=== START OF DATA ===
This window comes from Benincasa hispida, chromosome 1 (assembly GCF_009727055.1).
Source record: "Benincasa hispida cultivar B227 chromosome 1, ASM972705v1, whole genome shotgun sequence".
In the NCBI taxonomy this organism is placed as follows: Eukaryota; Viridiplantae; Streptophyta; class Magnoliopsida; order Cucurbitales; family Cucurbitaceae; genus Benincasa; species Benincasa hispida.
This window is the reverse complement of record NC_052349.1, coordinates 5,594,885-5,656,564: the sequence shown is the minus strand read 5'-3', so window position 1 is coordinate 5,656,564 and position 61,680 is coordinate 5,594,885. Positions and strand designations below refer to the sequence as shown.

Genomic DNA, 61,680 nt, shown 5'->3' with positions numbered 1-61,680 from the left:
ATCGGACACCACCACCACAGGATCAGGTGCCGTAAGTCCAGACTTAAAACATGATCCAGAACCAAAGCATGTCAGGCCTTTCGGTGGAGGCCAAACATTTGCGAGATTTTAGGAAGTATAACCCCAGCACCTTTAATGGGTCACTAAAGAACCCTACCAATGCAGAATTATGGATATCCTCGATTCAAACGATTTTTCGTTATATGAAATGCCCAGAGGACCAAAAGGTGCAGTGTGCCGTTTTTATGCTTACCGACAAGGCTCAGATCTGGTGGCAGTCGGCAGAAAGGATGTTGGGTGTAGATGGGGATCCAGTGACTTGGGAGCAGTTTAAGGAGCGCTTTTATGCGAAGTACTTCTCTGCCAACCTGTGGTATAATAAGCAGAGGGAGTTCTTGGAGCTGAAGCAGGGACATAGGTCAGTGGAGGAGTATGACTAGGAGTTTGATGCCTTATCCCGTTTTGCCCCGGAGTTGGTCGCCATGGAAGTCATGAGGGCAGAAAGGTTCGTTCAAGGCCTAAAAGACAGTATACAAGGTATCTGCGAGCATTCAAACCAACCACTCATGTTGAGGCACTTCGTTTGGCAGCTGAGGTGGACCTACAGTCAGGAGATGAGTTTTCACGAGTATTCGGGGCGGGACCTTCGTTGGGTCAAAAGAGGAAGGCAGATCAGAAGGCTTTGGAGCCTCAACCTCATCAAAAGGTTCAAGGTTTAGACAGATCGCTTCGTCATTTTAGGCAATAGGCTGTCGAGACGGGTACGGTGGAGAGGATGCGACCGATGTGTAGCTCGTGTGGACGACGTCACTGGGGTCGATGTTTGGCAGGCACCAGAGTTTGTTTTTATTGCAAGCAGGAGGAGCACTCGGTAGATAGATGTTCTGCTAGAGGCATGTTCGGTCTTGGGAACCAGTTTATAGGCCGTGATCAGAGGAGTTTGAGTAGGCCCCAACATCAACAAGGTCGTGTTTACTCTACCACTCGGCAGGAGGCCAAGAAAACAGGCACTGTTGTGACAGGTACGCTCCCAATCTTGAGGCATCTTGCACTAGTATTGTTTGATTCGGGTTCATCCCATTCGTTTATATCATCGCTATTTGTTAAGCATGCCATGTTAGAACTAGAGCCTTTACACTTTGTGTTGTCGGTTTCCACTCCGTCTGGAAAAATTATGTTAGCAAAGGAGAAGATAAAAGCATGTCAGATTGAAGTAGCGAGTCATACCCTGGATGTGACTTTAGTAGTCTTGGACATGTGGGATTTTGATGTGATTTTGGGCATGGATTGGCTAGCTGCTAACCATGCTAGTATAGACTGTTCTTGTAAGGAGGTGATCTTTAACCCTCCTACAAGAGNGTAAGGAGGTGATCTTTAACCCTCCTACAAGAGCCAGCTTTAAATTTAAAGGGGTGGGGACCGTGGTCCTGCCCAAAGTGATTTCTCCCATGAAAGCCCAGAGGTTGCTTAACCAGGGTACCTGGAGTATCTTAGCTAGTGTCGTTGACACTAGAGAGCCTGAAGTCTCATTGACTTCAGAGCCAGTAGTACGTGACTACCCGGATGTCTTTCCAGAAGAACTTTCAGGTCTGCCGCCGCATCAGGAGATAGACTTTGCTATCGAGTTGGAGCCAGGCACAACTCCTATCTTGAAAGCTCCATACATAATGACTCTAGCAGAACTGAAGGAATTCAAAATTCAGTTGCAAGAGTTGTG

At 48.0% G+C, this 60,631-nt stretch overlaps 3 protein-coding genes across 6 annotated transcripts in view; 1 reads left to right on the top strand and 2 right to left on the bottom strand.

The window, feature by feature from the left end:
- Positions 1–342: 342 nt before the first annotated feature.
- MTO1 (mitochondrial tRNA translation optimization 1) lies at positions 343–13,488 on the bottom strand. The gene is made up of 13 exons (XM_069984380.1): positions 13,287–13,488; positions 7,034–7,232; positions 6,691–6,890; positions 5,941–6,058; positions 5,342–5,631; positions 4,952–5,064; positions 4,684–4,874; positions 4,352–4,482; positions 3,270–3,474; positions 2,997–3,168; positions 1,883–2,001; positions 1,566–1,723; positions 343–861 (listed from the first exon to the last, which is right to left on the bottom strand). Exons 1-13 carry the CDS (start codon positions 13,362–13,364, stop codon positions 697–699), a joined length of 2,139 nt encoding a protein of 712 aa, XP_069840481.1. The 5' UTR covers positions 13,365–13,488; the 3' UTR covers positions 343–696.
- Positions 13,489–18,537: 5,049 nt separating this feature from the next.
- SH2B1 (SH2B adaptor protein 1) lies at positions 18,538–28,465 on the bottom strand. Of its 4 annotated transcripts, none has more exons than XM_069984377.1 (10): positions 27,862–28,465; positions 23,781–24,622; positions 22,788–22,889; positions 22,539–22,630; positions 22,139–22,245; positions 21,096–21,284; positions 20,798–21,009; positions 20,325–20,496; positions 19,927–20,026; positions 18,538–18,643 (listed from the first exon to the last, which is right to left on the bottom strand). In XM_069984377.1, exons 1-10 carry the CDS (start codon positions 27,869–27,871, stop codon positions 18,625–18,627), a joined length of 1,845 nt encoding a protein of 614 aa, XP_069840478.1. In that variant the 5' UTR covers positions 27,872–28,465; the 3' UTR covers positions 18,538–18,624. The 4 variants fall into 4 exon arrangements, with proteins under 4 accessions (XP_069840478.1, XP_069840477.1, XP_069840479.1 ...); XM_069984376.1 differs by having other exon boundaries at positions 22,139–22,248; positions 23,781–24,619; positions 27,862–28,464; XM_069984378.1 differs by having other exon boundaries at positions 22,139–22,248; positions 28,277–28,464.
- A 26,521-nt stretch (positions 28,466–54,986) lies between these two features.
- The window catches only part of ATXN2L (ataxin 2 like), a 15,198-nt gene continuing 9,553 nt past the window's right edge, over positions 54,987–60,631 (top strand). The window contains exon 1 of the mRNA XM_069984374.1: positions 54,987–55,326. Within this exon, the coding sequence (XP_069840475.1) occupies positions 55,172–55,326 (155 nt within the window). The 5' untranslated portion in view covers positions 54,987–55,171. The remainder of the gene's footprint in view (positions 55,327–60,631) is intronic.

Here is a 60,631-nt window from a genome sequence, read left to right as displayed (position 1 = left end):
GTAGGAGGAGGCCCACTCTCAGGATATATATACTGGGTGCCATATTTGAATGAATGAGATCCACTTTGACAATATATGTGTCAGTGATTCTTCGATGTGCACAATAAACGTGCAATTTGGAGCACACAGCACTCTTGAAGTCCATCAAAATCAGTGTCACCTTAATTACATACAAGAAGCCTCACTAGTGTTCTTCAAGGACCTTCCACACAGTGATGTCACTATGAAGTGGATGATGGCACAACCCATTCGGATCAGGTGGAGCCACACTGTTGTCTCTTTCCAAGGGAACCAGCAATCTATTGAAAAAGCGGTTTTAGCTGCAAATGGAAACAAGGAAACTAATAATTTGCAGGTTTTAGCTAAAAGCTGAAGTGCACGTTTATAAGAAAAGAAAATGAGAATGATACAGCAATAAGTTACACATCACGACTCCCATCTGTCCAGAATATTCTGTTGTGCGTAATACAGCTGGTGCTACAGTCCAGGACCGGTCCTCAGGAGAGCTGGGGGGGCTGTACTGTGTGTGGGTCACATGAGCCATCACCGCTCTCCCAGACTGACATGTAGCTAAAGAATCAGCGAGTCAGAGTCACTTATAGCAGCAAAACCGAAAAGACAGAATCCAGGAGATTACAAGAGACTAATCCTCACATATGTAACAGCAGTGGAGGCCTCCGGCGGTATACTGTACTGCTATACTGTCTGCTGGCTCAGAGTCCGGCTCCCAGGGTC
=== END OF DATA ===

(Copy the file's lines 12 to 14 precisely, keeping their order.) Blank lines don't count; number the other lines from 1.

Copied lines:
- SH2B1 (SH2B adaptor protein 1) lies at positions 18,538–28,465 on the bottom strand. Of its 4 annotated transcripts, none has more exons than XM_069984377.1 (10): positions 27,862–28,465; positions 23,781–24,622; positions 22,788–22,889; positions 22,539–22,630; positions 22,139–22,245; positions 21,096–21,284; positions 20,798–21,009; positions 20,325–20,496; positions 19,927–20,026; positions 18,538–18,643 (listed from the first exon to the last, which is right to left on the bottom strand). In XM_069984377.1, exons 1-10 carry the CDS (start codon positions 27,869–27,871, stop codon positions 18,625–18,627), a joined length of 1,845 nt encoding a protein of 614 aa, XP_069840478.1. In that variant the 5' UTR covers positions 27,872–28,465; the 3' UTR covers positions 18,538–18,624. The 4 variants fall into 4 exon arrangements, with proteins under 4 accessions (XP_069840478.1, XP_069840477.1, XP_069840479.1 ...); XM_069984376.1 differs by having other exon boundaries at positions 22,139–22,248; positions 23,781–24,619; positions 27,862–28,464; XM_069984378.1 differs by having other exon boundaries at positions 22,139–22,248; positions 28,277–28,464.
- A 26,521-nt stretch (positions 28,466–54,986) lies between these two features.
- The window catches only part of ATXN2L (ataxin 2 like), a 15,198-nt gene continuing 9,553 nt past the window's right edge, over positions 54,987–60,631 (top strand). The window contains exon 1 of the mRNA XM_069984374.1: positions 54,987–55,326. Within this exon, the coding sequence (XP_069840475.1) occupies positions 55,172–55,326 (155 nt within the window). The 5' untranslated portion in view covers positions 54,987–55,171. The remainder of the gene's footprint in view (positions 55,327–60,631) is intronic.